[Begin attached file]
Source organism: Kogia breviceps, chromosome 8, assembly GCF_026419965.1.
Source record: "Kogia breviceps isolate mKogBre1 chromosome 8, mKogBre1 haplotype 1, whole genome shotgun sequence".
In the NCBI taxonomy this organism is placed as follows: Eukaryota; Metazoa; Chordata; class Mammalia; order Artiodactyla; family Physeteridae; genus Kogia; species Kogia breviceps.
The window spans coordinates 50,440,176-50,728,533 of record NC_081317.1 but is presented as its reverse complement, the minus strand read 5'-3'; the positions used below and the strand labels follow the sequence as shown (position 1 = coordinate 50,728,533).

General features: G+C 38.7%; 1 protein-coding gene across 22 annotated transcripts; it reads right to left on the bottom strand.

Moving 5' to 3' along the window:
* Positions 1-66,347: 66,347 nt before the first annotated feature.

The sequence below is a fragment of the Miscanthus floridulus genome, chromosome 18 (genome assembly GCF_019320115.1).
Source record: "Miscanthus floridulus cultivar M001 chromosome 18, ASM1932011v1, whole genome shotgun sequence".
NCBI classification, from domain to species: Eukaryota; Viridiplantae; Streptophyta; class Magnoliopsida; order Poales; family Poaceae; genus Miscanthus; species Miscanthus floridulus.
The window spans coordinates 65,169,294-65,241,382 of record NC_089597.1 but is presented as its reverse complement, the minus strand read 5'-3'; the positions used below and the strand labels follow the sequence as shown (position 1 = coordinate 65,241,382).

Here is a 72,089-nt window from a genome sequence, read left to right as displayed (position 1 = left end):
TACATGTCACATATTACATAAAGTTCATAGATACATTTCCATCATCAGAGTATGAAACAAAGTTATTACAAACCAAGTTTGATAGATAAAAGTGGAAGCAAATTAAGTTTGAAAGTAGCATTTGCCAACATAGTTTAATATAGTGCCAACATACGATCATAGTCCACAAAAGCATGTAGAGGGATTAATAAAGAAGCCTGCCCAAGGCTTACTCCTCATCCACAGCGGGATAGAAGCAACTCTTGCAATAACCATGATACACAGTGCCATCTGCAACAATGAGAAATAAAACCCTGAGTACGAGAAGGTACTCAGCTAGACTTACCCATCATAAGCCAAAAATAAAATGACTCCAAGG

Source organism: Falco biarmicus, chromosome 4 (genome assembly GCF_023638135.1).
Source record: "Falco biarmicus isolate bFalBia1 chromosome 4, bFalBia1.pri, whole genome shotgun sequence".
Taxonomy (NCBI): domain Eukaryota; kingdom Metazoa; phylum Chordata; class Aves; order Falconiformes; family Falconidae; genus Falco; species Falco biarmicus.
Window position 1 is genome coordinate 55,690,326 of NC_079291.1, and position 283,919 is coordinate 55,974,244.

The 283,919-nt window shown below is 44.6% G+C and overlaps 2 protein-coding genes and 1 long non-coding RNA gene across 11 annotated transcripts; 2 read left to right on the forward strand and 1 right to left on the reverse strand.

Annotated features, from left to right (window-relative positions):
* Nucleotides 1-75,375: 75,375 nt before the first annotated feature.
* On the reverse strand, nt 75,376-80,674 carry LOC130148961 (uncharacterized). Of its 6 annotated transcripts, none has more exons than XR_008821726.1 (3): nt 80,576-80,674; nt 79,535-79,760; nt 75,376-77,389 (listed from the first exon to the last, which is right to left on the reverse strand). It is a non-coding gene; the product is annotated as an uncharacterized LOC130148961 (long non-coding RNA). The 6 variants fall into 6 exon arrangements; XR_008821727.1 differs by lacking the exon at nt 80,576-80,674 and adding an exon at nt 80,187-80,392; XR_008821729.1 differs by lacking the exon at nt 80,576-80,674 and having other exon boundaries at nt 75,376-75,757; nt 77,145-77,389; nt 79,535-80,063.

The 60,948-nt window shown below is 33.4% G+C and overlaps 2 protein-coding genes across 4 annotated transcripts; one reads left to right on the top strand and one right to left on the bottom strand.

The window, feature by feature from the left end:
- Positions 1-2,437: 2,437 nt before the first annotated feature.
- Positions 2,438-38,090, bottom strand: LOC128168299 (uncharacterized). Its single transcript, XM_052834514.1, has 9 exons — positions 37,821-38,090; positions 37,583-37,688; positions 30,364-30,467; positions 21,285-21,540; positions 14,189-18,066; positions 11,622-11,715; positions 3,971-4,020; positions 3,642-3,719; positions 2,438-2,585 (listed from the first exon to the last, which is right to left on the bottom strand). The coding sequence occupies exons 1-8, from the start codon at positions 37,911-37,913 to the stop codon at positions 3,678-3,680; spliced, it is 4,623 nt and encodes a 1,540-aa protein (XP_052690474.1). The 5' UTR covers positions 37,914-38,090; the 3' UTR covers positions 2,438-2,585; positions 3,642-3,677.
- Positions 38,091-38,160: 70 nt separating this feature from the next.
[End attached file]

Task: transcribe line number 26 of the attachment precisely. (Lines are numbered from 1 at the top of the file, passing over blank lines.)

- Positions 38,091-38,160: 70 nt separating this feature from the next.